The German Federation of Industries (Bundesverband der Deutschen Industrie, BDI) believesexports to Iran could rise to more than 10 billion euros ($10.9 billion) within three to four years, up from 2.4 billion euros in 2014.
Gabriel insisted that Iran must improve relations with Israel if it wants closer economic ties with Germany. “For Germany this much is clear: Anyone who wants sustainable relations with us cannot question Israel’s right to exist,” Gabriel said.
But Iranian officials flatly rejected Gabriel’s plea. “We have totally different views from Germany on certain regional issues in the Middle East, and we have explicitly expressed our viewpoints in different negotiations,” a foreign ministry spokesperson said.
France. Foreign Minister Laurent Fabius was the second senior European official to visit Iran after the nuclear deal was signed. Arriving in Tehran on July 29, Fabius proclaimed: “We are two great independent countries, two great civilizations. It is true that in recent years, for reasons that everyone knows, links have loosened, but now thanks to the nuclear deal, things are going to change.”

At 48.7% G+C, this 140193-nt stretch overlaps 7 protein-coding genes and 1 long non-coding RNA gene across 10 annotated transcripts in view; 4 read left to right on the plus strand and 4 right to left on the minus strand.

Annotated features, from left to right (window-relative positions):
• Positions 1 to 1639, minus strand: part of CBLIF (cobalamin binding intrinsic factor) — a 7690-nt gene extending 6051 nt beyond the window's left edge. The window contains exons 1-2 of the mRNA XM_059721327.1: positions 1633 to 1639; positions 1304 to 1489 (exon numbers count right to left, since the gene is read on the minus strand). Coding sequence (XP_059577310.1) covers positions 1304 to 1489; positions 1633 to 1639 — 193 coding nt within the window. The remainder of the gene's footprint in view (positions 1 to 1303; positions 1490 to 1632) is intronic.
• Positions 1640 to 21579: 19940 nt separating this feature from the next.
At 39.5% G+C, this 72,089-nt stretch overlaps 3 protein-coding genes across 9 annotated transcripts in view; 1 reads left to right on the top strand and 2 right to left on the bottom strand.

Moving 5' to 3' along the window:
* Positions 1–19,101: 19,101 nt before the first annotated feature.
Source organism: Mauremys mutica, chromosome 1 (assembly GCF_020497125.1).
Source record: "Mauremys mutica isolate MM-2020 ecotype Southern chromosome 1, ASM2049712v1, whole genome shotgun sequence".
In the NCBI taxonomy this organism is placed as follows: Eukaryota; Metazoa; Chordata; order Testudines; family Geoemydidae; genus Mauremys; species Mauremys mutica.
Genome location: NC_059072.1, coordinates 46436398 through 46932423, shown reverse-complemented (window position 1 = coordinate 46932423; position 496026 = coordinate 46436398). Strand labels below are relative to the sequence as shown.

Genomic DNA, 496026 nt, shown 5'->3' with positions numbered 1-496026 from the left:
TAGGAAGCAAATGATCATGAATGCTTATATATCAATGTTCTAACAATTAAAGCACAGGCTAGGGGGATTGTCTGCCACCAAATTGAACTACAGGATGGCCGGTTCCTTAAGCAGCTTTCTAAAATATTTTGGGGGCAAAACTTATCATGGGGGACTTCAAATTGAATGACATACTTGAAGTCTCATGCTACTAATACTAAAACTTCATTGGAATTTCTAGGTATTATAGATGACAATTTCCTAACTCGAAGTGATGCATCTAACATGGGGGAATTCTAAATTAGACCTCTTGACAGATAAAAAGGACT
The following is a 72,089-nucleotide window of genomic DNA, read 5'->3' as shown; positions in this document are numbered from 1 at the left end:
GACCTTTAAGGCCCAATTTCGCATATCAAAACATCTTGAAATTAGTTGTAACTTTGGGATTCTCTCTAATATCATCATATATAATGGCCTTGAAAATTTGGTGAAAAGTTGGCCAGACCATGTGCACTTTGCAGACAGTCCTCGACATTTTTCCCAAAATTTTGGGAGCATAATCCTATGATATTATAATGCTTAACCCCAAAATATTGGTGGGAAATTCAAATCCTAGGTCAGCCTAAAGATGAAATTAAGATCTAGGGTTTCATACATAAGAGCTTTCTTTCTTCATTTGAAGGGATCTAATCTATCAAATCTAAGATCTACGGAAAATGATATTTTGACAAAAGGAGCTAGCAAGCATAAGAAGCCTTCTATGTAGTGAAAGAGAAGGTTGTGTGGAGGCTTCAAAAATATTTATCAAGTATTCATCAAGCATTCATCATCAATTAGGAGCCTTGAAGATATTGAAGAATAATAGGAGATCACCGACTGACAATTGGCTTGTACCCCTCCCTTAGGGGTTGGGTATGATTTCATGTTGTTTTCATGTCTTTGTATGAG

Imports from Iran to France fell to just 62 million euros in 2013 from 1.77 billion in 2011. French exports to Iran in 2013 fell to 494 million euros from 1.66 billion euros in 2011, according to French foreign ministry estimates.
Fabius, who denied accusations that France’s primary motivation in signing the Iran deal was to create business opportunities for French companies, also conveyed an invitation from French President François Hollande to Iranian President Hassan Rouhani to visit France in November.
Fabius’ visit was marred by Iranian hardliners, who blame him for the spread of AIDS in the country. Some 300 Iranians were infected with tainted blood supplies that were exported to Iran in the mid-1980s, when Fabius was the Socialist prime minister, and when France’s national blood transfusion center knowingly distributed HIV-contaminated blood products. Fabius was charged with manslaughter in 1999 but was later acquitted. Iranian protesters greeted Fabius with flyers depicting him with blood on his hands and the pledge: “We will not forgive or forget.”